Historic: UAE’s ‘Hope’ set to enter Mars’ orbit soon

By Sayujya S, Desk Reporter
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UAE's Hope Probe Image
UAE's Hope Probe is expected to enter the Mars' orbit very soon

The historical spacecraft of UAE, called Amal, is set to enter into the orbit around Mars as part of the Arab world’s first interplanetary mission.

Amal, which is Arabic for Hope, traveled 300 million miles in nearly seven months to get to Mars with the goal of mapping its atmosphere throughout each season. For the UAE, it is the country’s first venture beyond Earth’s orbit, making the flight a matter of intense national pride.

For days, landmarks across the UAE, including Burj Khalifa, the tallest tower on Earth, glowed red to mark Amal’s anticipated arrival. This year is the 50th anniversary of the country’s founding, casting even more attention on Amal. It is set to join six spacecraft already operating around Mars including three from the US, two from Europe and one from India.


Amal was expected to perform an intricate, high-stakes series of turns and engine firings to maneuver into orbit and achieve what has eluded so many before. “Anything that slightly goes wrong and you lose the spacecraft,” said Sarah al-Amiri, minister of state for advanced technology and the chair of the UAE’s space agency.

A success would be a tremendous boost to the UAE’s space ambitions. The country’s first astronaut rocketed into space in 2019, hitching a ride to the International Space Station (ISS) with the Russians. That’s 58 years after the Soviet Union and the US launched astronauts.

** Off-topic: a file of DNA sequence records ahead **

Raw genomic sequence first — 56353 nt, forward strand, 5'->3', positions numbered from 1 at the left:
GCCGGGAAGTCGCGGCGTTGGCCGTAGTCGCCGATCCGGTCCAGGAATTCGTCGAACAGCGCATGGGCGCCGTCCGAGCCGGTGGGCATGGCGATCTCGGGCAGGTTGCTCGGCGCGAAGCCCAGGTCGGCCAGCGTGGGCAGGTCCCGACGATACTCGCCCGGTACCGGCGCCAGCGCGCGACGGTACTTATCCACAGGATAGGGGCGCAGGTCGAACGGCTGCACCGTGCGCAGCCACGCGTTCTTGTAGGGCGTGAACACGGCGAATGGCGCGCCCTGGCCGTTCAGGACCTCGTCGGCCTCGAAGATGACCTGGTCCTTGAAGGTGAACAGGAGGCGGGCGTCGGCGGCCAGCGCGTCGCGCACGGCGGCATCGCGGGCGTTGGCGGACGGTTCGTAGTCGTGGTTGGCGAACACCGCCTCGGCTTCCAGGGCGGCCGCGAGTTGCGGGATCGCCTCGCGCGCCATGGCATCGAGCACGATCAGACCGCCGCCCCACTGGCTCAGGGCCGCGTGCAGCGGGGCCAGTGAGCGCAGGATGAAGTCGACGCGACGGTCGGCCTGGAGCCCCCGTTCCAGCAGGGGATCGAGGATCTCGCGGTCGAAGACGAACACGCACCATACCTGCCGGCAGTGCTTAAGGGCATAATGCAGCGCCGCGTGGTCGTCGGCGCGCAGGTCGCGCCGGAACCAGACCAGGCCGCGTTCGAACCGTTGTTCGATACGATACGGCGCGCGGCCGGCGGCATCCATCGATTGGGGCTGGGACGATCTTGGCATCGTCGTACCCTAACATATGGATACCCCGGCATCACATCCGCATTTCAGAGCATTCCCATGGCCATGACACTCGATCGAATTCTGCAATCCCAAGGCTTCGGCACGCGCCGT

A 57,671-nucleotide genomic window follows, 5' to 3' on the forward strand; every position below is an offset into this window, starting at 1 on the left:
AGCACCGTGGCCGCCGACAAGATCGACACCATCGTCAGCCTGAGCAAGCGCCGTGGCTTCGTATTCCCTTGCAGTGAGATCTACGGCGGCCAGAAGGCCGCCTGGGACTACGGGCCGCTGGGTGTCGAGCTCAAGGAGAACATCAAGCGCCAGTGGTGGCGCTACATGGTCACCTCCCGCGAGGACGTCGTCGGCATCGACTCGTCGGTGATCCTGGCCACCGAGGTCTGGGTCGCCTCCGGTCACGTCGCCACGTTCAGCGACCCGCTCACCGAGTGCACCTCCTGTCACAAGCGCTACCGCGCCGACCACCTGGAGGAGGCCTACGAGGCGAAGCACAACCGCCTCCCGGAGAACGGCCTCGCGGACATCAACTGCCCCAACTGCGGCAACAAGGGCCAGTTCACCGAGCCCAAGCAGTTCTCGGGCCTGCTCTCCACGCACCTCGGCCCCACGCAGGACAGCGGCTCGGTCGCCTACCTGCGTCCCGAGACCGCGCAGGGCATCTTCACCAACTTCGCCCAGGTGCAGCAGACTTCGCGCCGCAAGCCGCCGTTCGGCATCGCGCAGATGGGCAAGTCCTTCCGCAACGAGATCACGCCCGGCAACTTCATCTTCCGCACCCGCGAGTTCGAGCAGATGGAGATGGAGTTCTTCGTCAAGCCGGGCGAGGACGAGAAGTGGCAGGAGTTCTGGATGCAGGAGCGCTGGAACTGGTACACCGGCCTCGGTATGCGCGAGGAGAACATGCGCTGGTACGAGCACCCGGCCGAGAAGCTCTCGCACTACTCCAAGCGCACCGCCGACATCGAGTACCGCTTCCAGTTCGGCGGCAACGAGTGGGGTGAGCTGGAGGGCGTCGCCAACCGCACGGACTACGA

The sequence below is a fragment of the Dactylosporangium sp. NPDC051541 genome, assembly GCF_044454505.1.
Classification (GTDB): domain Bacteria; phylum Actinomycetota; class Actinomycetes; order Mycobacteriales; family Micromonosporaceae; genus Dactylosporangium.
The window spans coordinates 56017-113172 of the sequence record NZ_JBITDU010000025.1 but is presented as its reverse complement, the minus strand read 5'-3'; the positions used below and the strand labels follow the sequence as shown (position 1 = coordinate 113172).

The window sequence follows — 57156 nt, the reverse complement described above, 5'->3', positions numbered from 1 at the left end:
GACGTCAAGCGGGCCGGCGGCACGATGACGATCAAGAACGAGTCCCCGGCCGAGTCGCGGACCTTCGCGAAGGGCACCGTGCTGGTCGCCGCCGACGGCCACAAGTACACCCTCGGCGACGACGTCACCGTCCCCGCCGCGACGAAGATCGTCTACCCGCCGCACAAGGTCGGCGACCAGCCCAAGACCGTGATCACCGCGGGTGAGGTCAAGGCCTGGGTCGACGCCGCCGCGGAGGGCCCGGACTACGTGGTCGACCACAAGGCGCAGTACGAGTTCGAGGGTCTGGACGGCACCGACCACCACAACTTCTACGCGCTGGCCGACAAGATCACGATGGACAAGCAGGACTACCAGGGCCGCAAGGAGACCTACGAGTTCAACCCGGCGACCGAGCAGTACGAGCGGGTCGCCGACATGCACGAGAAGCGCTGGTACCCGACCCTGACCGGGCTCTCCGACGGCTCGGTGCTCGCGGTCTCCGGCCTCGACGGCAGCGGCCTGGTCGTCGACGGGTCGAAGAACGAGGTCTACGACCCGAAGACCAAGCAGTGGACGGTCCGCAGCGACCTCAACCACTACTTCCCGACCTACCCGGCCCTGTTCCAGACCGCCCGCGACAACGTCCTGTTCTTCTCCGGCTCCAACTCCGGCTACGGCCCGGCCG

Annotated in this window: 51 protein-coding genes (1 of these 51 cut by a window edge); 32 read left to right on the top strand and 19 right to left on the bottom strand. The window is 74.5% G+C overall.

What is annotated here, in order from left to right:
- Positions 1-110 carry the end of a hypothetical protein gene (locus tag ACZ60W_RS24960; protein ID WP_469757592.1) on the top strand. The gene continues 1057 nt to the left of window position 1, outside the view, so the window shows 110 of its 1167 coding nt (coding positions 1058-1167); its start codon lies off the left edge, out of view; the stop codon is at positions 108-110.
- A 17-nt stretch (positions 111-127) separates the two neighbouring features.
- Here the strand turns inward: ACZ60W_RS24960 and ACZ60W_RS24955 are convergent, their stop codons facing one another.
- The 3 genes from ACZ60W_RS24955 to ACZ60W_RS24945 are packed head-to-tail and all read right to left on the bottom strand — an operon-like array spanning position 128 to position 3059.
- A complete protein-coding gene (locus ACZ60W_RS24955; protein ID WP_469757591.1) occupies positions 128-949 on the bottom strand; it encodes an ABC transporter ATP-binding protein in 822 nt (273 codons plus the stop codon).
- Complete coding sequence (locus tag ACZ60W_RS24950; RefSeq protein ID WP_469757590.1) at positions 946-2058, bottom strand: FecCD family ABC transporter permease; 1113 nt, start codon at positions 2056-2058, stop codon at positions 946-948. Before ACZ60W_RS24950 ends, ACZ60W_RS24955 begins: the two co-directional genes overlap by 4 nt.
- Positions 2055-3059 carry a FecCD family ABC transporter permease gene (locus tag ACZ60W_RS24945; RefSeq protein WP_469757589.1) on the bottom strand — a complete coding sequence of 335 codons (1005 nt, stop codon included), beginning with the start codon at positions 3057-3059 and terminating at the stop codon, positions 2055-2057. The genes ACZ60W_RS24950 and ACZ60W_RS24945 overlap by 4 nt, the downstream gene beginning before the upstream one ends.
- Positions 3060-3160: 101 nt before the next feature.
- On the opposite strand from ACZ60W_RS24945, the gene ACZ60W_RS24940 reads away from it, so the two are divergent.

In developing Amal, the UAE chose to collaborate with more experienced partners instead of going it alone or buying the spacecraft elsewhere. Its engineers and scientists worked with researchers at the University of Colorado, the University of California and Arizona State University. The car-size Amal cost $200 million to build and launch excluding the operating costs at Mars.

2 other arrivals on Mars this month

The arrival of the spacecraft in Mars’ orbit marks the 1st of 3 robotic explorers arriving at the red planet over the next week and a half. A combination orbiter and lander from China is close behind, scheduled to reach the planet on 10th February. It will circle Mars until the rover separates and attempts to land on the surface in May to look for signs of ancient life.

A rover from the US named Perseverance is set to join the crowd next week, aiming for a landing February 18. It will be the first leg in a decade-long US-European project to bring Mars rocks back to Earth to be examined for evidence the planet once harbored microscopic life.

All three spacecraft on the way to the red planet lifted off within days of one another, taking advantage of the close alignment of Earth and Mars, which is the reason for their close arrival times.

About 60 percent of all Mars missions have ended in failure, crashing, burning up or otherwise falling short displaying the complexity of interplanetary travel and the difficulty of making a descent through Mars’ thin atmosphere.